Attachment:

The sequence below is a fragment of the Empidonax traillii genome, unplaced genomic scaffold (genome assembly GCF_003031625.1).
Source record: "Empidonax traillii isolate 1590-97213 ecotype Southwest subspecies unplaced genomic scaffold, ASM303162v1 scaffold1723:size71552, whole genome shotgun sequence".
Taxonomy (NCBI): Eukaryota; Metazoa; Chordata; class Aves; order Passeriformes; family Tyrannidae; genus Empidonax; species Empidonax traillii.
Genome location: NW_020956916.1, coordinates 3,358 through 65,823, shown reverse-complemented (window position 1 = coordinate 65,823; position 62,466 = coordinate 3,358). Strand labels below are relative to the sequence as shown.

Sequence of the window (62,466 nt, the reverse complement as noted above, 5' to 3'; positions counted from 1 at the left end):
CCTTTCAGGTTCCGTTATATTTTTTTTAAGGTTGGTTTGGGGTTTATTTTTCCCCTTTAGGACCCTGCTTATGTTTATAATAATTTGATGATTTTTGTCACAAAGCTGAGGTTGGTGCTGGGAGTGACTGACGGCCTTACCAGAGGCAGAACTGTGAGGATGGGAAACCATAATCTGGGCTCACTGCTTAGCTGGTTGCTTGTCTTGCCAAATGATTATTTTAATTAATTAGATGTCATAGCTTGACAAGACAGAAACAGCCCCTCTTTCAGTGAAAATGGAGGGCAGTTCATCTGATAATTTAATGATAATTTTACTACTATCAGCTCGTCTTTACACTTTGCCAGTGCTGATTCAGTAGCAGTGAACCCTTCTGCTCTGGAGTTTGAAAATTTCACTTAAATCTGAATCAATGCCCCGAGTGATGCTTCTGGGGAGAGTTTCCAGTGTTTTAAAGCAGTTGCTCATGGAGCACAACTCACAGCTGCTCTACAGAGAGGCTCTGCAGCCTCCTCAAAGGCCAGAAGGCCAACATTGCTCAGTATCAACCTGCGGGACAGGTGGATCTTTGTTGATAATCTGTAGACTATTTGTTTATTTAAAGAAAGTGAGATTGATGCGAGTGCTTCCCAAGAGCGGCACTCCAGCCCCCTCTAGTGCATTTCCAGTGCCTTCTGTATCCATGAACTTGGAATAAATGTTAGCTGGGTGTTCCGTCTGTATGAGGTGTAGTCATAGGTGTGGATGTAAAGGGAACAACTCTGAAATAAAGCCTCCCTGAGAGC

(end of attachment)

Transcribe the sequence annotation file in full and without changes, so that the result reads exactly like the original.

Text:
The sequence below is a fragment of the Empidonax traillii genome, unplaced genomic scaffold (genome assembly GCF_003031625.1).
Source record: "Empidonax traillii isolate 1590-97213 ecotype Southwest subspecies unplaced genomic scaffold, ASM303162v1 scaffold1723:size71552, whole genome shotgun sequence".
Taxonomy (NCBI): Eukaryota; Metazoa; Chordata; class Aves; order Passeriformes; family Tyrannidae; genus Empidonax; species Empidonax traillii.
Genome location: NW_020956916.1, coordinates 3,358 through 65,823, shown reverse-complemented (window position 1 = coordinate 65,823; position 62,466 = coordinate 3,358). Strand labels below are relative to the sequence as shown.

Sequence of the window (62,466 nt, the reverse complement as noted above, 5' to 3'; positions counted from 1 at the left end):
CCTTTCAGGTTCCGTTATATTTTTTTTAAGGTTGGTTTGGGGTTTATTTTTCCCCTTTAGGACCCTGCTTATGTTTATAATAATTTGATGATTTTTGTCACAAAGCTGAGGTTGGTGCTGGGAGTGACTGACGGCCTTACCAGAGGCAGAACTGTGAGGATGGGAAACCATAATCTGGGCTCACTGCTTAGCTGGTTGCTTGTCTTGCCAAATGATTATTTTAATTAATTAGATGTCATAGCTTGACAAGACAGAAACAGCCCCTCTTTCAGTGAAAATGGAGGGCAGTTCATCTGATAATTTAATGATAATTTTACTACTATCAGCTCGTCTTTACACTTTGCCAGTGCTGATTCAGTAGCAGTGAACCCTTCTGCTCTGGAGTTTGAAAATTTCACTTAAATCTGAATCAATGCCCCGAGTGATGCTTCTGGGGAGAGTTTCCAGTGTTTTAAAGCAGTTGCTCATGGAGCACAACTCACAGCTGCTCTACAGAGAGGCTCTGCAGCCTCCTCAAAGGCCAGAAGGCCAACATTGCTCAGTATCAACCTGCGGGACAGGTGGATCTTTGTTGATAATCTGTAGACTATTTGTTTATTTAAAGAAAGTGAGATTGATGCGAGTGCTTCCCAAGAGCGGCACTCCAGCCCCCTCTAGTGCATTTCCAGTGCCTTCTGTATCCATGAACTTGGAATAAATGTTAGCTGGGTGTTCCGTCTGTATGAGGTGTAGTCATAGGTGTGGATGTAAAGGGAACAACTCTGAAATAAAGCCTCCCTGAGAGC